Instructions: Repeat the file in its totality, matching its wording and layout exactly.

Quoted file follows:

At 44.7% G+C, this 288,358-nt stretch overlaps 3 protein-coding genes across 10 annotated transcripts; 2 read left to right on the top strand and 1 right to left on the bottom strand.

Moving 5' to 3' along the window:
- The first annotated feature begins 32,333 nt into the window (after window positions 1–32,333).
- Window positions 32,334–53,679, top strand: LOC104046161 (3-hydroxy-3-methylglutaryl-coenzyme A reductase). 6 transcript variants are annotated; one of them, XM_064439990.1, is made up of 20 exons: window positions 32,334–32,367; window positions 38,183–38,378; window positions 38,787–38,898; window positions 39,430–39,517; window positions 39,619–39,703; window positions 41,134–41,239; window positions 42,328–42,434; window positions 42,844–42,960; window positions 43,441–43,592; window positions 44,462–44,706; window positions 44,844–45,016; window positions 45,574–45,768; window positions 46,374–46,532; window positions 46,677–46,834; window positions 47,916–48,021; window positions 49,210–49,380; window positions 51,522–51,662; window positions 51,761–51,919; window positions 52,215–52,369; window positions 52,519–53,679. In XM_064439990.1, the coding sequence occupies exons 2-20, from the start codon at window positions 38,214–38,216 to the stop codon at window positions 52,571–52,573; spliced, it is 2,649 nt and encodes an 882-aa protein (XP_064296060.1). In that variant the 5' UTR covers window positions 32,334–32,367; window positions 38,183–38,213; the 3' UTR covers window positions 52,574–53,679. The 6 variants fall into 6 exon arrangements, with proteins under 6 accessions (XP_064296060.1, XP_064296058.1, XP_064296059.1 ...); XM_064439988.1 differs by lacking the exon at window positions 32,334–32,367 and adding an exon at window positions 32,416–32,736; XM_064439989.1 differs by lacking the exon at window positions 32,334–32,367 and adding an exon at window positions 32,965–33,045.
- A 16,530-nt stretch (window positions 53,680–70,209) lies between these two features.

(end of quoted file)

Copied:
At 44.7% G+C, this 288,358-nt stretch overlaps 3 protein-coding genes across 10 annotated transcripts; 2 read left to right on the top strand and 1 right to left on the bottom strand.

Moving 5' to 3' along the window:
- The first annotated feature begins 32,333 nt into the window (after window positions 1–32,333).
- Window positions 32,334–53,679, top strand: LOC104046161 (3-hydroxy-3-methylglutaryl-coenzyme A reductase). 6 transcript variants are annotated; one of them, XM_064439990.1, is made up of 20 exons: window positions 32,334–32,367; window positions 38,183–38,378; window positions 38,787–38,898; window positions 39,430–39,517; window positions 39,619–39,703; window positions 41,134–41,239; window positions 42,328–42,434; window positions 42,844–42,960; window positions 43,441–43,592; window positions 44,462–44,706; window positions 44,844–45,016; window positions 45,574–45,768; window positions 46,374–46,532; window positions 46,677–46,834; window positions 47,916–48,021; window positions 49,210–49,380; window positions 51,522–51,662; window positions 51,761–51,919; window positions 52,215–52,369; window positions 52,519–53,679. In XM_064439990.1, the coding sequence occupies exons 2-20, from the start codon at window positions 38,214–38,216 to the stop codon at window positions 52,571–52,573; spliced, it is 2,649 nt and encodes an 882-aa protein (XP_064296060.1). In that variant the 5' UTR covers window positions 32,334–32,367; window positions 38,183–38,213; the 3' UTR covers window positions 52,574–53,679. The 6 variants fall into 6 exon arrangements, with proteins under 6 accessions (XP_064296060.1, XP_064296058.1, XP_064296059.1 ...); XM_064439988.1 differs by lacking the exon at window positions 32,334–32,367 and adding an exon at window positions 32,416–32,736; XM_064439989.1 differs by lacking the exon at window positions 32,334–32,367 and adding an exon at window positions 32,965–33,045.
- A 16,530-nt stretch (window positions 53,680–70,209) lies between these two features.